Orchestrated objective reduction posits that consciousness relies on quantum effects in neurons. This is at odds with the usual view that connections between neurons are responsible. However, physicists as eminent as Roger Penrose have worked on and championed Orch OR, which is why I'm risking it being mainstream enough for inclusion in an answer here despite our policies. Penrose conjectures that superpositions form spacetime "blisters" that undergo OR in a time $\hbar/E_G$, with $E_G$ the blister's gravitational self-energy. A radius-$R$ density-$\rho$ neuron has mass $M=\frac{4\pi\rho R^3}{3}$, GPE $E_G=\frac{3GM^2}{5R}=\frac{16\pi^2 G\rho^2 R^5}{15}$ and OR timescale $\frac{15\hbar}{16\pi^2 G\rho^2 R^5}$. For $\rho =10^3\text{kg}\,\text{m}^{-3},\,R=10^{-5}\text{m}$ (if you'll pardon such approximations of a neuron) this is $1.5\mu\text{s}$. Take any such number with a pinch of salt, though, because neurons vary in size.


I can't pull a simple quote from this Physics World article, but it has a pretty decent history of the discoveries and analyses which may or may not demonstrate quantum effects in the photosynthesis to energy storage process in plants.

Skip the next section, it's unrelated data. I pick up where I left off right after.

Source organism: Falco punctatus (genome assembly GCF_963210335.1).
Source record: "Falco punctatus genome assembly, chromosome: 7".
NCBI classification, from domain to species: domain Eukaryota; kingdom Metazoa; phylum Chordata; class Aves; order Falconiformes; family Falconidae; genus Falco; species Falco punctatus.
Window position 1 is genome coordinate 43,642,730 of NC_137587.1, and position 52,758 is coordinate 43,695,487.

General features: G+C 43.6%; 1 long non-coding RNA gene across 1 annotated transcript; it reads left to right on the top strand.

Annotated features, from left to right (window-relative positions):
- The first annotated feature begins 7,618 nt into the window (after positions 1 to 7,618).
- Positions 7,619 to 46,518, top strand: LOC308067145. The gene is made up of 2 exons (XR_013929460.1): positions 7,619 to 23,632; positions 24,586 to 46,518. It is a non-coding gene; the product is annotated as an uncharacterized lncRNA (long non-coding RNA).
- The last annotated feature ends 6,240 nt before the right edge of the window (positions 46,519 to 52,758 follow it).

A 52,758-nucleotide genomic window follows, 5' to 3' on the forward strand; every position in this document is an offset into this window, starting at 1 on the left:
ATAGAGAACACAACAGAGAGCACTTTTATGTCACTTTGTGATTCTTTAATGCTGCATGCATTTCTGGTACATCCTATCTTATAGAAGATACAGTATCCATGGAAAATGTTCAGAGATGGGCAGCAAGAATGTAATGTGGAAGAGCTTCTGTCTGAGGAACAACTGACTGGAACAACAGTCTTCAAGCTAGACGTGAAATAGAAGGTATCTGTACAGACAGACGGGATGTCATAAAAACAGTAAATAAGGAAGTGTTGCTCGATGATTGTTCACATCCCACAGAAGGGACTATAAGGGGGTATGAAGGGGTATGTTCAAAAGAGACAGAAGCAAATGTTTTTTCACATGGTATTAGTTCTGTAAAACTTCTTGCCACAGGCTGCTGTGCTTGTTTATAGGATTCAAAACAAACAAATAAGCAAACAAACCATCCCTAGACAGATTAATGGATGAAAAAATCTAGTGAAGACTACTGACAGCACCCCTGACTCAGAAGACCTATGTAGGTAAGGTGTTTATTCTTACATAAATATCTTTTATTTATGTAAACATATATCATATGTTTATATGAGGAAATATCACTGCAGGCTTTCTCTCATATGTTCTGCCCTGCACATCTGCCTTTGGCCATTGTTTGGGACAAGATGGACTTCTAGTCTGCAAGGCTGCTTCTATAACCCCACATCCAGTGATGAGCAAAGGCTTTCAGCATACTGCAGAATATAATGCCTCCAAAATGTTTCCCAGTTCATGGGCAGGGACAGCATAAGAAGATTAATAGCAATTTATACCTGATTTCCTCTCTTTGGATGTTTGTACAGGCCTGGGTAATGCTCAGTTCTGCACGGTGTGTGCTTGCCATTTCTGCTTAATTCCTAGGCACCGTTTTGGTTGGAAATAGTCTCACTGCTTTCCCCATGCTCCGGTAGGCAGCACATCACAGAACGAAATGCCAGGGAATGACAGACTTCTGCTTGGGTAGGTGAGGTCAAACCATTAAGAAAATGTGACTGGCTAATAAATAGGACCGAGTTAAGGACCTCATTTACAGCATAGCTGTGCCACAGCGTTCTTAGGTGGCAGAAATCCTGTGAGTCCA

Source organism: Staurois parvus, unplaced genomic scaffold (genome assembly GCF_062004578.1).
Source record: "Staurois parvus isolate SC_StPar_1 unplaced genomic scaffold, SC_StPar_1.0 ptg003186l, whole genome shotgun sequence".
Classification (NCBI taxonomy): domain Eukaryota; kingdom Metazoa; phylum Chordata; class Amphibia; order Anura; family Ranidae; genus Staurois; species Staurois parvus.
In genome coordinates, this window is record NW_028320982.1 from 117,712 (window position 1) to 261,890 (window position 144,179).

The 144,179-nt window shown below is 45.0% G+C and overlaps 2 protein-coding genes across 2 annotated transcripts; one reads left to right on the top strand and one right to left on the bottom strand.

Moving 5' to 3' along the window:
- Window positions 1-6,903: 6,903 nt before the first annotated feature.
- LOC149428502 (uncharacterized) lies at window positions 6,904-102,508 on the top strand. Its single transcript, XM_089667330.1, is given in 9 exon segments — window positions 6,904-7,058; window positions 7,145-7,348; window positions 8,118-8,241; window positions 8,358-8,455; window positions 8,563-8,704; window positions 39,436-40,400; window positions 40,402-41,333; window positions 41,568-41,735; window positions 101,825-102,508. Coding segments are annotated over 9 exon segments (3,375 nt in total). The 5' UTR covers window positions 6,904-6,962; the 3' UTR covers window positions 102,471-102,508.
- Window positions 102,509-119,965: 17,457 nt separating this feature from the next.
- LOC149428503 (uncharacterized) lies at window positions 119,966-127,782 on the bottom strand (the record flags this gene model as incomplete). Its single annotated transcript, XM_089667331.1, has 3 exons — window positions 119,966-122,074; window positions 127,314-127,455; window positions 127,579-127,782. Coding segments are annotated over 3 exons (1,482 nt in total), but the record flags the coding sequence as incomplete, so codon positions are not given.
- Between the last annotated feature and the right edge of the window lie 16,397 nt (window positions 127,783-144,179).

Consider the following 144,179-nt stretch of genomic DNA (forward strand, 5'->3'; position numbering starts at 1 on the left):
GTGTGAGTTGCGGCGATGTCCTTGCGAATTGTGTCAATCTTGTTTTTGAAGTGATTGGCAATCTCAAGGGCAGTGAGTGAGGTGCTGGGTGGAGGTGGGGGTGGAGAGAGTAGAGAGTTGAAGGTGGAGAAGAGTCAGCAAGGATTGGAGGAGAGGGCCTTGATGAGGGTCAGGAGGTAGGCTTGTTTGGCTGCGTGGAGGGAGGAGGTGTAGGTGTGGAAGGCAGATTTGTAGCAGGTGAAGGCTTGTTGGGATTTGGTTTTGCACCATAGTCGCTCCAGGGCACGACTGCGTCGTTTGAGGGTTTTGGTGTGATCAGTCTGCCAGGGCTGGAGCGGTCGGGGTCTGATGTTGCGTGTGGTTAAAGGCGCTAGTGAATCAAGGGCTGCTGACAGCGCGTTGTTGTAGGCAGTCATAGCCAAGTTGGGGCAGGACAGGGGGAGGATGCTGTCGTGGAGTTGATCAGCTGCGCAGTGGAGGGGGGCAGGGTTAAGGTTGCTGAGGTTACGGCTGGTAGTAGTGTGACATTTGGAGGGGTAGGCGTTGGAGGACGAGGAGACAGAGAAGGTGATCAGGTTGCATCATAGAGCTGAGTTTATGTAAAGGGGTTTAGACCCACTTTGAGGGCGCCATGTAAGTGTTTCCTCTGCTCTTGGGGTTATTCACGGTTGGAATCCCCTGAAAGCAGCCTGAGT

My take is that it hasn't definitely been disproved or proved just yet.


Physics of RNA and protein folding is based in quantum mechanical description, as it deals with the nature of different chemical bonds. The celebrated Nussinov algorithm and its more modern incarnations are essentially - a more complicated version of DNA zipping problem, routinely studied in statistical physics. It is however fair to say, that it involves a lot more statistical physics and electrostatics than QM.

Less direct from the physical point of view, but more involved mathematically is the application of matrix field theory to classifying RNA structures by Henri Orland.

An unrelated example is studying the proton transport in biochemical reaction chains.